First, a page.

Do you have any advice for those who may be struggling to find their voice?
Hyphen: Have faith. It might not feel like it, but it’s a 100% guarantee that if you keep trying, self-reflecting on what you can do better and working on that – you will definitely improve. Whenever I feel down, I look up ‘famous failures’ videos on YouTube. They show how all these incredibly successful people failed spectacularly.
I also think it is important to not have an ego, admit you have weaknesses and realise that if someone is doing amazingly well in music, it’s probably for a good reason. You should try and understand that reason.
I feel like really often, people focus too much on something they are good at, and then get bitter when that thing they are good at isn’t giving them the success they want.
For example – you get some people with an incredible voice, who aren’t doing so well in their careers. Rather than looking at other artists and saying, ‘I wonder what they are doing right’ – even if they are not quite as accomplished singers – they might say ‘The world is unfair XYZ artist is rubbish, labels are evil’ etc, etc.
Dawsons: Instrumentation on tracks like ‘Ice Cold’ juxtaposes the vocals with introspective lyrics set against a breezy, jazz-inspired backdrop.
Are your songs informed primarily by lyrical content or musical ideas – or is it a mixture of the two from inception to finished composition?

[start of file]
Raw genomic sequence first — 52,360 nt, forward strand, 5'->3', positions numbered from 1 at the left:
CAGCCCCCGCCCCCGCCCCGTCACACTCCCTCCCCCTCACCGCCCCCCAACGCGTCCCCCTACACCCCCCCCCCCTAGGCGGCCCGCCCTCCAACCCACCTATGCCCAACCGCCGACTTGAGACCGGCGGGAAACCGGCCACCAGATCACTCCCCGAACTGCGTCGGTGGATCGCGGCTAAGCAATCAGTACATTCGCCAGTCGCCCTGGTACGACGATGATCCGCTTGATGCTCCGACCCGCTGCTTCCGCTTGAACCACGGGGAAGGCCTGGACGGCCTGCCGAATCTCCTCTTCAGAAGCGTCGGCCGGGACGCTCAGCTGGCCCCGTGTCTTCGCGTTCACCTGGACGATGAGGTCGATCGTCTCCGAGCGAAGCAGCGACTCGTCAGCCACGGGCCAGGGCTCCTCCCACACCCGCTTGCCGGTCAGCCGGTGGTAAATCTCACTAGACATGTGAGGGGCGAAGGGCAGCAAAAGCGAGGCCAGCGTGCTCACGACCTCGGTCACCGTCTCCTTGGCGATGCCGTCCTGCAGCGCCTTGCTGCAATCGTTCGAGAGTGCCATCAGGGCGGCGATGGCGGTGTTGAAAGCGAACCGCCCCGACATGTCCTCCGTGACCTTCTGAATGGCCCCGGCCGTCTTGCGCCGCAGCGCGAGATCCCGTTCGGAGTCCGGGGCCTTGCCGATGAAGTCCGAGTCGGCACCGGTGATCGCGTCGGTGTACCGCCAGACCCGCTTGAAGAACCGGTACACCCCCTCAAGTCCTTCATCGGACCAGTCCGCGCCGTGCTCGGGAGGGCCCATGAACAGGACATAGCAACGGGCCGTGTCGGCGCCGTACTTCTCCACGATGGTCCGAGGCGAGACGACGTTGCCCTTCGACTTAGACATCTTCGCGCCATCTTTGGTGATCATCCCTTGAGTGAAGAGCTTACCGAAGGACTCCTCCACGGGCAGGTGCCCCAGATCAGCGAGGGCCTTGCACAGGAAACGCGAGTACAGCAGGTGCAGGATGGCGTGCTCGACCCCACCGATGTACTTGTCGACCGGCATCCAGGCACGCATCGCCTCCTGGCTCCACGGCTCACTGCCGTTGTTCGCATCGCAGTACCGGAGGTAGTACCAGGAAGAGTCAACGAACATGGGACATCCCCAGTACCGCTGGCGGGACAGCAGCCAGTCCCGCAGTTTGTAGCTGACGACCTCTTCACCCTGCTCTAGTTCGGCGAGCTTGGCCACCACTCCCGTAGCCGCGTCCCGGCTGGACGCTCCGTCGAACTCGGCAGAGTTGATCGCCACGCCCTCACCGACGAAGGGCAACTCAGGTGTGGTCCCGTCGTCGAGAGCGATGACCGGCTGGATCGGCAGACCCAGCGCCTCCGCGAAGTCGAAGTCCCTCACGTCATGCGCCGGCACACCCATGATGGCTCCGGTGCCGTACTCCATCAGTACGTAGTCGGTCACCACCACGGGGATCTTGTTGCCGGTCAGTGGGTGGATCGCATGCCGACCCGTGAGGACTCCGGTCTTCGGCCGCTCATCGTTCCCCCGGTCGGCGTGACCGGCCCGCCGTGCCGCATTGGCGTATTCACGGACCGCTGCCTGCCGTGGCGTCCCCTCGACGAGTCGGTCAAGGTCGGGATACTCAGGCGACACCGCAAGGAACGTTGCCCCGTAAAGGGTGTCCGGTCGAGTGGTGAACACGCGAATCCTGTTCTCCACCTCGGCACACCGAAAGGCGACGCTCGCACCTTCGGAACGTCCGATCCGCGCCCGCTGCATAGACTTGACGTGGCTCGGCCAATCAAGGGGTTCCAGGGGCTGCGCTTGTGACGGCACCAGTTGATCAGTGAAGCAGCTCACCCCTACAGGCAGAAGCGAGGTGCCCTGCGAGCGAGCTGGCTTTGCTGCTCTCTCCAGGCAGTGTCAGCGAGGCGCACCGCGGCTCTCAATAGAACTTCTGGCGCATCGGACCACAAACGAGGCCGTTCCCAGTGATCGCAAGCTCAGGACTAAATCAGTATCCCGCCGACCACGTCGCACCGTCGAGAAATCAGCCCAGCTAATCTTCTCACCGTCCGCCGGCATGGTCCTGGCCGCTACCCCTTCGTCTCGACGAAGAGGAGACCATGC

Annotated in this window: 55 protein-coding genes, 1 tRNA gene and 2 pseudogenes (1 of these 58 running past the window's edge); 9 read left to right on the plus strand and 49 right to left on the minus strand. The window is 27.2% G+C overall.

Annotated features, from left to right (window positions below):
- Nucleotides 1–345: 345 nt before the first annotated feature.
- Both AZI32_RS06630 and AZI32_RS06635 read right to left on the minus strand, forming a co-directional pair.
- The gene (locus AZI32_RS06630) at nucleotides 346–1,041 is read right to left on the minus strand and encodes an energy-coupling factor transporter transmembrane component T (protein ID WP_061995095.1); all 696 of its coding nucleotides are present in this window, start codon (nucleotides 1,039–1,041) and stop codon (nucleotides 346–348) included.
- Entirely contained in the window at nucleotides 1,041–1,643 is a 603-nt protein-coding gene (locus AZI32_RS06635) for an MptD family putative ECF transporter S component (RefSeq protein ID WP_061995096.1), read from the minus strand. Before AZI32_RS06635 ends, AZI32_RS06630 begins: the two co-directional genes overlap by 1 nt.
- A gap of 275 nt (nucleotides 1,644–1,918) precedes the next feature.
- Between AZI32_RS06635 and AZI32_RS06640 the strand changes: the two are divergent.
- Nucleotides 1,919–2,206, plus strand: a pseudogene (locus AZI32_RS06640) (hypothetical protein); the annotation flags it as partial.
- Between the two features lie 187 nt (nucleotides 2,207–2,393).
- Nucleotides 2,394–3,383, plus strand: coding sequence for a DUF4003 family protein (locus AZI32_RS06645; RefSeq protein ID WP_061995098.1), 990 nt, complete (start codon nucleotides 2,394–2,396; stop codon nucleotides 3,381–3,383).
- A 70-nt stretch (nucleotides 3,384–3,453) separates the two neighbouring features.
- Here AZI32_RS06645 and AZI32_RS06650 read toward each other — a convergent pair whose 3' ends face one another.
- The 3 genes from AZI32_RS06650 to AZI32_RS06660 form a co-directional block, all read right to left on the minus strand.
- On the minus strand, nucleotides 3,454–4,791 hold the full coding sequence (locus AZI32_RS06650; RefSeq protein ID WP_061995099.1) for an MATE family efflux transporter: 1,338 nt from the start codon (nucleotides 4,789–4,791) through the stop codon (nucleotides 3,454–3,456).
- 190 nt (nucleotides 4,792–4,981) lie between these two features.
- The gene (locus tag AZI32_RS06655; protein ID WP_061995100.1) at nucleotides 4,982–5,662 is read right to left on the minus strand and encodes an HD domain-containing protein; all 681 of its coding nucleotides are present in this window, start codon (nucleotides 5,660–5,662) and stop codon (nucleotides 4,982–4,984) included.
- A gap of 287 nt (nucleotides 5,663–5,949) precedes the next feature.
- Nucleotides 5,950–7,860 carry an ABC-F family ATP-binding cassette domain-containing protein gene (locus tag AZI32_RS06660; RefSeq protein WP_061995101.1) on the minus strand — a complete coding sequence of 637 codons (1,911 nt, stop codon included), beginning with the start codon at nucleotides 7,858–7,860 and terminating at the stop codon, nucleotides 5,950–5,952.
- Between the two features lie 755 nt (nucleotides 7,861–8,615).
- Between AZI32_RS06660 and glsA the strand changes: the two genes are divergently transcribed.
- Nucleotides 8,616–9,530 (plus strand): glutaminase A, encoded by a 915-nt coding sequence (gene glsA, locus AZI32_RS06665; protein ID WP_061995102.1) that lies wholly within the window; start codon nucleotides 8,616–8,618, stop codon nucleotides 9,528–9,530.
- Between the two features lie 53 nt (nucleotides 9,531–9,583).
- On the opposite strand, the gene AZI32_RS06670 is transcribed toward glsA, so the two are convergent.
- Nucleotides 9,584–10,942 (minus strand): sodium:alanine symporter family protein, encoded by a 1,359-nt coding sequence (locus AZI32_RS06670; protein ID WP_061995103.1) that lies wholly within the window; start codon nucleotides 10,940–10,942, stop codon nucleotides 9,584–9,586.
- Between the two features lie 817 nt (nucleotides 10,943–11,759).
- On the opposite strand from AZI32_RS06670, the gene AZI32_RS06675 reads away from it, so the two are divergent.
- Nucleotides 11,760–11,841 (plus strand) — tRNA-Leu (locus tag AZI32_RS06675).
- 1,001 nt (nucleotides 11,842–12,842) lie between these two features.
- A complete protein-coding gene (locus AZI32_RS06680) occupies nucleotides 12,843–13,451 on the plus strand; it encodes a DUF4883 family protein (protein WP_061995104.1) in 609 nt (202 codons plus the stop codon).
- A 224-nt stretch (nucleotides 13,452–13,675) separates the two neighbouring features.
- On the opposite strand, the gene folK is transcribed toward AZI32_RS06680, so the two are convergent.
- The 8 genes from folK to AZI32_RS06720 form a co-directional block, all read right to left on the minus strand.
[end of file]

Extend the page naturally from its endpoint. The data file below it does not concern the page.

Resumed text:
Hyphen: I feel like the ‘soul’ of a song is often just the main chord progression. So, I always start by trying to play around with chord progressions which make me feel something. I may not always know what it makes me feel, but if it stirs something in me, I know we’ve started in the right position. From then, it’s exploring what that feeling was. Sometimes I will start writing something and it feels like my lyrics match that feeling I had, which in turn matches the ‘soul’ of the song. Sometimes it doesn’t, so I will try a different approach until it feels right.
The key for me is making sure the lyrics and instrumentation work together to tell a story.
Dawsons: My reason for asking the previous question is because such introspective lyrics could have tended toward a much broodier or downbeat sound, whereas ‘Ice Cold’ is much lighter-sounding, and in my opinion, far more engaging for it.
So, was it a conscious decision to make the music more uplifting to contrast with the lyrics?
Hyphen: It makes me so happy you ask this stuff – no one else picks up on any of this!
Everything I do has a melancholy feel to it. I think that’s because it’s truer to life – even when people are depressed, they have their brighter moments and vice versa. The realistic experience of emotions is nuanced and varied. Ultimately, I want my music to reflect that nuance – so almost all my songs have that kind of ‘twist’ in it – whether it’s a beat change at some point in the song, or a blend of more introspective lyrics over something more upbeat.
In this case, the song is about feeling lonely at fancy but vacuous parties. So, the lyrics reflect loneliness, the beat reflects those types of parties.
Dawsons: What method(s) do you use to capture song ideas – i.e. voice notes, hand-written notation, etc?
Hyphen: It depends on the song – Ice Cold was most freestyled i.e. I didn’t write it down, I just repeated takes until I came up with lyrics I liked. I try varying my tool kit with different beats to get interesting results.
Dawsons: What instruments do you turn to when it comes to composing song ideas?
Hyphen: The piano – I feel like the ‘soul’ of my songs (as I explained above) is always a sexy piano riff. I feel live my voice works really well with a piano, so that is always the starting point.